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Golf News: - Posted 28th September 1997

Seve steps down as Ryder Cup captain

Sotogrande, Spain 28th September - Seve Ballesteros, celebrating victory and praised for his hands-on captaincy of the winning European Ryder Cup team, won't be doing do it again. At least for a while.

Spanish King Juan Carlos II called to congratulate him for guiding Europe to victory over the United States but then Ballesteros revealed he won't be back as captain for the next Cup in 1999.

"I'm not going to be the captain in 1999 because I want to get my game back," he said. "There have been a few years now where my game hasn't gone well and I want to play in the Ryder Cup in 1999.

"In regard to being captain again, maybe I'd like to come back and do it in, say, 2005 in Ireland or later."

Fighting back problems, Ballesteros hasn't won a tournament since the 1995 Spanish Open and has made only three of 17 cuts this season. He played eight times on Ryder Cup teams.

Fiercely proud and never shy about touting his ability, Ballesteros single-handedly landed the Ryder Cup for Spain -- the first time it was played outside of Britain or the United States.

But he was sometimes controversial, at one time opposing Valderrama as the Ryder venue and accusing course officials of offering him a bribe to back the site.

Earlier this month, he was accused of blatantly trying to get an advantage when fellow Spaniard Miguel Angel Martin was dropped from the Ryder team with an injury.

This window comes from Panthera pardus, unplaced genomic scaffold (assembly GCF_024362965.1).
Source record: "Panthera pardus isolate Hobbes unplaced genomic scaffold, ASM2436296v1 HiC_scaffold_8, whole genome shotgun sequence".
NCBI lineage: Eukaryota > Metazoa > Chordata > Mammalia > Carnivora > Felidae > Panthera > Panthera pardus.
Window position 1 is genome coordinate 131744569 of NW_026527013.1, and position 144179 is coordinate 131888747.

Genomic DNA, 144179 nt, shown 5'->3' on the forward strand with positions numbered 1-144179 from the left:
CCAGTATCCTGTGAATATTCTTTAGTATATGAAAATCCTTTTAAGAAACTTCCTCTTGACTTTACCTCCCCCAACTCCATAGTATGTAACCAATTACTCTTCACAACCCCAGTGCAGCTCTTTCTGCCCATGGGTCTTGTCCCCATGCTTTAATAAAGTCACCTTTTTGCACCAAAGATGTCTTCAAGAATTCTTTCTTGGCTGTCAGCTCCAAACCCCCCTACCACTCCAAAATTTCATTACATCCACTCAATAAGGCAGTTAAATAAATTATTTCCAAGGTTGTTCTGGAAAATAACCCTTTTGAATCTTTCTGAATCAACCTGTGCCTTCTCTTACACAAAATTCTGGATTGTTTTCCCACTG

That allowed José Maria Olazábal -- the 11th ranked player -- to claim the last of the 10 automatic berths -- and then allowed Ballesteros to name Nick Faldo and Jesper Parnevik as his two wild card picks. Had Martin stayed, one of the three would have been left off.

Martin threatened to sue to get the spot back. Ballesteros shot back calling Martin "that little man."

Olazábal responded by winning 2˝ points and Parnevik and Faldo garnered two each -- a sizable chunk of Europe's 14˝ points to the Americans' 13˝.

Ballesteros was popping up everywhere during the three days of the Ryder Cup. He darted across the fairways to offer advice to his players which some said was too much meddling.

Spanish Ryder Cup rookie Ignacio Garrido bluntly criticized Ballesteros for dropping Martin, but he also gave the captain his due. "Seve wasn't just the captain, he was like a father to the players. Our hands were on the clubs, but it was like Seve was hitting the shots," said Garrido.